I woke up this morning and it was cold, dark, wet, windy and chucking it down with rain. Not surprisingly, I didn't want to get out of bed. But here I am, stranded at my desk yet again for another nine hours. Sigh.
There's been a bit of a Bark/Byte imbalance so far this year, thanks to the usual post-Christmas lull, so I guess I should talk about what I'm playing to fill in the gap until Spore comes out; which is the only game I really have any substantial enthusiasm for this year, other than the obligatory World of Warcraft expansion. Speaking of WoW, I have been playing it rather a lot since Christmas, putting levels on my Blood Elf Hunter like they're going out of fashion ("Level 25 was *soooo* last season, darlink..."), and generally having fun with the mid-level Horde quests, which I've never done before. I've got Aeriwyn up to Level 28 in a little under 40 hours, which isn't bad, considering I'm soloing (as usual). Keeping with the Blizzard theme, I also picked up Starcraft (Rednecks in SPAAAAAAAAACE!)for £3 in HMV's sale at the weekend, which has been good value so far.
I've also decided to give a couple of old games in my collection second chances. The first being Freedom Wings on the DS, which I picked up for about $20 when I went to Seattle for the Supreme Commander preview event back in September 2006. I think first time around I played it for about half an hour and then put it straight back in the box and didn't touch it for over a year. Having played it for maybe six hours now, I think I can judge it a little more fairly, though my overall conclusion would still be "rubbish". An endearing rubbish, rather than an annoying broken rubbish, however. It's a flight simulator-cum-RPG hybrid, a concept intriguing enough for me to buy the game in the first place - almost a MechWarrior with wings. Unfortunately, it looks like it, too. The graphics are appalling - like a flight simulator from 1990 - and the flight model is so twitchy you're actually better off just letting the AI fly your plane, except perhaps in some of the "boss" battles where you're going up against multiple air and ground targets when you're trying to liberate airfields. The story isn't really up to much, so it's more a game you can spend time grinding enemy planes for cash rewards, with which you can buy new weapons, performance upgrades and armour, etc. So it pushes a lot of the right RPG buttons, it's just that the game looks horrible, the script isn't particularly well translated (my, that's a common theme lately) and you spend more time sitting back watching the AI kick arse than actually interacting with the game. But it is mildly compelling and to be fair, the touch-screen functionality is implemented pretty well. A 6/10 would be generous, but it's a nice little time-waster if you've got nothing better to do. And it does have the virtue of being cheap.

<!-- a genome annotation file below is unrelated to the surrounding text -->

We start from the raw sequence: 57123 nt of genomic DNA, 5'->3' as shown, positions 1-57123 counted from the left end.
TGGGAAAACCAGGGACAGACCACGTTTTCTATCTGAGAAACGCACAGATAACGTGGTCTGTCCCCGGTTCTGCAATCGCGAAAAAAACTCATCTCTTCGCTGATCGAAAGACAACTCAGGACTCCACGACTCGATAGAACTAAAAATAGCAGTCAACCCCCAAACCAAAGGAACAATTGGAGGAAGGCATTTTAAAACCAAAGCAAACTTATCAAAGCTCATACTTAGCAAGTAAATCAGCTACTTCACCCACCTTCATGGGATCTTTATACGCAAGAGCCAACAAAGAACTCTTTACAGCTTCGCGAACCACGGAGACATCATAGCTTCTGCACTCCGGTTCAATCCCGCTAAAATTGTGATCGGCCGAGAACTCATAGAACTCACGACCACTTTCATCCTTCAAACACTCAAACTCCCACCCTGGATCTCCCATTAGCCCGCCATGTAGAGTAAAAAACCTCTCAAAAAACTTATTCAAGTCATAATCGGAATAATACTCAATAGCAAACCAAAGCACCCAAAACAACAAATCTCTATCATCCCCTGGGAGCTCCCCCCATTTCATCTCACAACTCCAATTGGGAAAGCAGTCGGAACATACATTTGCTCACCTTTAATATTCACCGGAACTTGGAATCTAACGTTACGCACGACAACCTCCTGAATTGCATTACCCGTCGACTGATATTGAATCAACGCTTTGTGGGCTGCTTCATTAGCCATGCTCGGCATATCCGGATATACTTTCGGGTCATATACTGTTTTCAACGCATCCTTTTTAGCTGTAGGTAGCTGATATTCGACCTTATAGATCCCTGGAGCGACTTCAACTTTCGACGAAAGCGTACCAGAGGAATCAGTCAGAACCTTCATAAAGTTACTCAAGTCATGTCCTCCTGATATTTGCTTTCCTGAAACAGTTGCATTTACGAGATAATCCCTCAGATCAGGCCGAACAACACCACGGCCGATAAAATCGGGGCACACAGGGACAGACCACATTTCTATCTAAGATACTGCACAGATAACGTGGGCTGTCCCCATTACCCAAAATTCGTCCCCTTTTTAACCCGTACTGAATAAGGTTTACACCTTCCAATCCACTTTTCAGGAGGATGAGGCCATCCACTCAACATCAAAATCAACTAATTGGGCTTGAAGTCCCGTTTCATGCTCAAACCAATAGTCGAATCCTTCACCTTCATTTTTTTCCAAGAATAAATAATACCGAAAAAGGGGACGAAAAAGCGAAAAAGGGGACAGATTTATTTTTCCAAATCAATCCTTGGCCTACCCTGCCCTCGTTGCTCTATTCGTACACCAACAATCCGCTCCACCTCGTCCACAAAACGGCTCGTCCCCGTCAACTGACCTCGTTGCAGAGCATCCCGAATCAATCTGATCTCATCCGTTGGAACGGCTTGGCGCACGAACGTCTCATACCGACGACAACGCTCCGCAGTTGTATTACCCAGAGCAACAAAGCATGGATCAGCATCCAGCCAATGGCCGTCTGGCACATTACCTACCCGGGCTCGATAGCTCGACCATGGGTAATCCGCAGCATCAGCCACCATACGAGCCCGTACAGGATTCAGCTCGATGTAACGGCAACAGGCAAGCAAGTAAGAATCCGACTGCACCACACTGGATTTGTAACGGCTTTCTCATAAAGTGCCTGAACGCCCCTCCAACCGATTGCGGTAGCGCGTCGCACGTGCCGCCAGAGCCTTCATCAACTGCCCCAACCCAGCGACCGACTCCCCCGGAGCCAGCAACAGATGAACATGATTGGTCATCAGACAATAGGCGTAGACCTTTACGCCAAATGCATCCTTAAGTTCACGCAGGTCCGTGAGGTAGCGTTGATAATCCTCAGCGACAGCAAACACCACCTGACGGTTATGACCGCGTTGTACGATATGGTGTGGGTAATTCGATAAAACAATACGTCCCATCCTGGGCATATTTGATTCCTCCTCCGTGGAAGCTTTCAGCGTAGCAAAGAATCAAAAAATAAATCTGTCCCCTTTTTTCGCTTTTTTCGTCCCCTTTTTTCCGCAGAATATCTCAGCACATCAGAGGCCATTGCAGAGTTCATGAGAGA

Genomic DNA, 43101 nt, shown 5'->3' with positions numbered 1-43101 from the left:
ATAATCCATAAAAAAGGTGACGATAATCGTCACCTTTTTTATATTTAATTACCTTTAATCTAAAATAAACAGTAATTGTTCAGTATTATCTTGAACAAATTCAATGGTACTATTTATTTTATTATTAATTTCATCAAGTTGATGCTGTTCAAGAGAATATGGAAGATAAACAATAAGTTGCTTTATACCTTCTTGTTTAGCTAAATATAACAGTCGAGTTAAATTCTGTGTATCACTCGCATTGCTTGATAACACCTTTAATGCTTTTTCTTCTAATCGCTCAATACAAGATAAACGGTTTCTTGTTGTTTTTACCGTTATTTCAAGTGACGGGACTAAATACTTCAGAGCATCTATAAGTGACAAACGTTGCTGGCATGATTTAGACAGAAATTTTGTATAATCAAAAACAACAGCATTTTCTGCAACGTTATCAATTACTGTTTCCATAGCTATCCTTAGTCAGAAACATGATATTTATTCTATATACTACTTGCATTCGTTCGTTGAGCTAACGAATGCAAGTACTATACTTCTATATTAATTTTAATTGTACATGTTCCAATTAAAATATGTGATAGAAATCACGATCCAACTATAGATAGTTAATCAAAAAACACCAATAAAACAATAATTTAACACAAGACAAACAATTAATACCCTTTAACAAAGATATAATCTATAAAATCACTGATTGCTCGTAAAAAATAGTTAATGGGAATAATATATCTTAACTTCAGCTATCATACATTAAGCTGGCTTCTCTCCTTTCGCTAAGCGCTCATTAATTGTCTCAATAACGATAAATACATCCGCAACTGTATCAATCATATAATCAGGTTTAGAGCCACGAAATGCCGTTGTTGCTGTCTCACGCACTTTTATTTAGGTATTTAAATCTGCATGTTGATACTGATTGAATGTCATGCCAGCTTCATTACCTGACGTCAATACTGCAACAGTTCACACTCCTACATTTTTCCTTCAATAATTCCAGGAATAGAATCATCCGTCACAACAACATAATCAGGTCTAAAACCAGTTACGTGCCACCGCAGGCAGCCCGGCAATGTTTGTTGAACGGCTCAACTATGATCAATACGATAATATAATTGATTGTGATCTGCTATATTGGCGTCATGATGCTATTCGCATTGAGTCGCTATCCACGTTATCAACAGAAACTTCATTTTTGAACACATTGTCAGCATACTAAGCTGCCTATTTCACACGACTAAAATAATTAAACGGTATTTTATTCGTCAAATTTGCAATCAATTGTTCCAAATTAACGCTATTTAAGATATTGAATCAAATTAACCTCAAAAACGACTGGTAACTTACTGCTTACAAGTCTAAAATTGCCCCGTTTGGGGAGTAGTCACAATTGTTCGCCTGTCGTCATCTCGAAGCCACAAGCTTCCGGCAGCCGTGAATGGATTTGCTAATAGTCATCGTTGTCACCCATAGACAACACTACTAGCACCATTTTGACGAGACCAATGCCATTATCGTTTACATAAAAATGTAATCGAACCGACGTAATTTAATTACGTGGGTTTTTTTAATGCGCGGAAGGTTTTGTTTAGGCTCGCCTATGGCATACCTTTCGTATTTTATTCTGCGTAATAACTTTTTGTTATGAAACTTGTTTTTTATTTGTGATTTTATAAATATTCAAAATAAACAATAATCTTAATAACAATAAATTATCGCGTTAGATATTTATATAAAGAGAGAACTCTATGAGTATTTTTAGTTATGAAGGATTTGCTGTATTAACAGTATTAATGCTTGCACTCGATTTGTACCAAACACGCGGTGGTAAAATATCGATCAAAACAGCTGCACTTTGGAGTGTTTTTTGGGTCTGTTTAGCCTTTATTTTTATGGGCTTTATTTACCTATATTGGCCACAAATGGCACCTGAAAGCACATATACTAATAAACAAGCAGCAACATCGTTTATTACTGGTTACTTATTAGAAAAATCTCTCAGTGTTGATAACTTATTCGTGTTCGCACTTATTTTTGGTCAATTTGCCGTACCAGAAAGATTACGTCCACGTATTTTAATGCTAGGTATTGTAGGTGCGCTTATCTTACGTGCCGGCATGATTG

The other game I'm giving a second chance right now is Forza Motorsport on the Xbrick. I've been tempted back to it thanks to a little demonstration I did with my friends Mark and Chris on New Year's Day, showing them the differences in track and car modelling for the Nurburgring between Forza and Project Gotham Racing 2. On my new TV I found it was much easier to judge how the car was handling, particularly from the bumper camera, so despite my continuing gripes with the stupidly punitive time penalty system for going off track, I'm giving it another go. It's definitely a better simulation than Gotham, but is it as much fun? The jury is still out on that one - though I will be playing it with the traction control and stability management systems turned off. Otherwise it's just not doing it properly...
I'm also mildly tempted to go back to Fable, though I can't really say why. Maybe it was Yahtzee's retrospective review that piqued my interest again.